In a career as an elected leader that spanned four decades, the former mayor helped the city shed its label as “The armpit of the South.
By Max Marbut & Mike Mendenhall • Staff Writers
Jacksonville City Council member and former Mayor Tommy Hazouri, 76, died Sept. 11 at his Mandarin home of complications related to his lung transplant surgery in July 2020.
“He spent his final days at peace surrounded by his family and friends; and in typical Tommy fashion, there was no shortage of laughing, reminiscing, and holding loved ones close,” said a statement from the family released just after noon through his Council office.
He is survived by his wife, Carol, a former public school teacher, and a son, Tommy Hazouri Jr.
“A son of Jacksonville, Tommy spent a lifetime helping his neighbors build a better community. Those who knew him understood he could not have had it any other way,” the release said.
It said Hazouri “lived his life with a certain mantra in mind.”
“In times of intense fury, overwhelming sorrow, or unpredictable turmoil, he always insisted people put differences aside and come together,” it said.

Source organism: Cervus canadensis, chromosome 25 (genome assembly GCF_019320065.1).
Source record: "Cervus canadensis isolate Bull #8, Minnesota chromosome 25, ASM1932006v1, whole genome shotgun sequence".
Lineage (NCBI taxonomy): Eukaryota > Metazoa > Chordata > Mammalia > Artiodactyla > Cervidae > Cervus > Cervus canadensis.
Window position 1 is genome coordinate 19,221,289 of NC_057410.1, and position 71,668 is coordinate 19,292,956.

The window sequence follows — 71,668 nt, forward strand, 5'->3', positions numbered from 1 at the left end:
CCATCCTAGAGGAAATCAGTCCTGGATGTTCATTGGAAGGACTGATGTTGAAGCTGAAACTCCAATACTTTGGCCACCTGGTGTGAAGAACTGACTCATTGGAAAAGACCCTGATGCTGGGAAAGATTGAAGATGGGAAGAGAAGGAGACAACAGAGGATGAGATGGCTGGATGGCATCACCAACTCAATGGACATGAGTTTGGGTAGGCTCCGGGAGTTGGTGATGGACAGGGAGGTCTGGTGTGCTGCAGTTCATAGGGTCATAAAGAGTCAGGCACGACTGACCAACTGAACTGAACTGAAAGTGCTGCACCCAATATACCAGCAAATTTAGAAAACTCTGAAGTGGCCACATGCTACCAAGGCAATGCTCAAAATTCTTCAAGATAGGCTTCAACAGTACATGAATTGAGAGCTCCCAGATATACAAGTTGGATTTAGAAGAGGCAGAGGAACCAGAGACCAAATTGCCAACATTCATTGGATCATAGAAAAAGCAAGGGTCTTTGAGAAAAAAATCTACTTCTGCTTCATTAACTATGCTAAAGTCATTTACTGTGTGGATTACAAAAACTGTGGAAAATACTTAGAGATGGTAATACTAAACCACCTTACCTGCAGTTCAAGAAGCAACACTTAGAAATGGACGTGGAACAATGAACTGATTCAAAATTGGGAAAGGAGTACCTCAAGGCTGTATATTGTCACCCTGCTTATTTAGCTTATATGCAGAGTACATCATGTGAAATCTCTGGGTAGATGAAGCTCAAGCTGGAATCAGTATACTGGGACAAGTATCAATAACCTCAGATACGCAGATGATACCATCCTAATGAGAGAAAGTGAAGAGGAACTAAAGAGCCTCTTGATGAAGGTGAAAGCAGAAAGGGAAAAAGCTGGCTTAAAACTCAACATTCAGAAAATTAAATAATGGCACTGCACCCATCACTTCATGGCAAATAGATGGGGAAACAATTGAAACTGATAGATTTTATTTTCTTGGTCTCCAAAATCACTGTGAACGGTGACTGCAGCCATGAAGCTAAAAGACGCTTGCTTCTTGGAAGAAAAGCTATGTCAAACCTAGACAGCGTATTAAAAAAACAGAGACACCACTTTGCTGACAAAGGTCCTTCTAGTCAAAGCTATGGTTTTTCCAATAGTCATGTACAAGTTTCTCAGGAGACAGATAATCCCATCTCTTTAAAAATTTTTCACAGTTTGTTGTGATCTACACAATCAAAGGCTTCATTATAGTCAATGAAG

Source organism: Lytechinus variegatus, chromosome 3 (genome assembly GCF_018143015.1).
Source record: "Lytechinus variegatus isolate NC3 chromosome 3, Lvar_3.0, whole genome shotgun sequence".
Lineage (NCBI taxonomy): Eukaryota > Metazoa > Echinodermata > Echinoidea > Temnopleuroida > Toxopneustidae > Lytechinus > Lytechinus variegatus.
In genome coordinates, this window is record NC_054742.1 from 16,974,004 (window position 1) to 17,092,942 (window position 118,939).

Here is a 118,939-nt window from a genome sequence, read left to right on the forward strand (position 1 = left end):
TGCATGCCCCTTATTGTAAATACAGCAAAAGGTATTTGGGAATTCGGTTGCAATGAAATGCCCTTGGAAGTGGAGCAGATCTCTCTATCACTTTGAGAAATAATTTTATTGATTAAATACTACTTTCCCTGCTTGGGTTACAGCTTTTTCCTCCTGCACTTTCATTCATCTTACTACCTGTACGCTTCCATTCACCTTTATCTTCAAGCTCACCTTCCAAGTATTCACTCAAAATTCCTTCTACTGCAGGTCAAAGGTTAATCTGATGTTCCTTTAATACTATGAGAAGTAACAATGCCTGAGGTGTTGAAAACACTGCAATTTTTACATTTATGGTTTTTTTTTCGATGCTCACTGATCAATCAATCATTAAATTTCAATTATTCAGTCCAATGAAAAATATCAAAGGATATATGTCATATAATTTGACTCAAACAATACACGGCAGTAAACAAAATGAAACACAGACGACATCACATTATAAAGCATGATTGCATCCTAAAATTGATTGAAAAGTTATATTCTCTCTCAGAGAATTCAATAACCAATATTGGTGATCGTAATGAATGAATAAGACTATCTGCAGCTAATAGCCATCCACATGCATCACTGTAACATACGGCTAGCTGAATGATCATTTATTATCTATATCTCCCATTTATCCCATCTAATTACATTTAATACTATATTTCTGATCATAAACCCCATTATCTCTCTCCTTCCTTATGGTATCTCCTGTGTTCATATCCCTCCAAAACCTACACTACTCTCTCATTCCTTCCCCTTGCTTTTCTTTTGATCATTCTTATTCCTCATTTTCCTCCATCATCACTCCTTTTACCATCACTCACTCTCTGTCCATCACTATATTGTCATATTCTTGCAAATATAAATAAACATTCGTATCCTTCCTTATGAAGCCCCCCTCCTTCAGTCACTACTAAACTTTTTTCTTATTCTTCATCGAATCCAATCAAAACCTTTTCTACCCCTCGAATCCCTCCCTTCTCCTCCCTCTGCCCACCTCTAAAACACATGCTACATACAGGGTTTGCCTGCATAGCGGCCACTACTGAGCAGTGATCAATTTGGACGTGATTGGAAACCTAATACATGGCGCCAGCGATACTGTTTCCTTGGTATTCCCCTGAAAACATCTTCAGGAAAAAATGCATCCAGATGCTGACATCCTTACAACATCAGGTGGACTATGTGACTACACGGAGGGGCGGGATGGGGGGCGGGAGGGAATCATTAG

“This optimism was especially important to him in recent years.”
“As we grieve Tommy’s passing with the Jacksonville community, we ask that you honor his memory by doing something good today for someone with whom you may have had a quarrel or a disagreement,” the release said.
“There are infinite opportunities to help each other in our daily lives, but only a finite number of days to do it.”
It concluded with:
“We will miss Tommy dearly, but we know his legacy will live on through the people – and the city – he loved so much.”
Jacksonville Mayor Lenny Curry posted on Twitter about Hazouri's passing.
"Our city mourns the loss of a true Jacksonville champion. Tommy, I will always value your friendship, leadership, and passion for our community. You will be dearly missed. Godspeed, my friend. My deepest sympathy and prayers are with your family."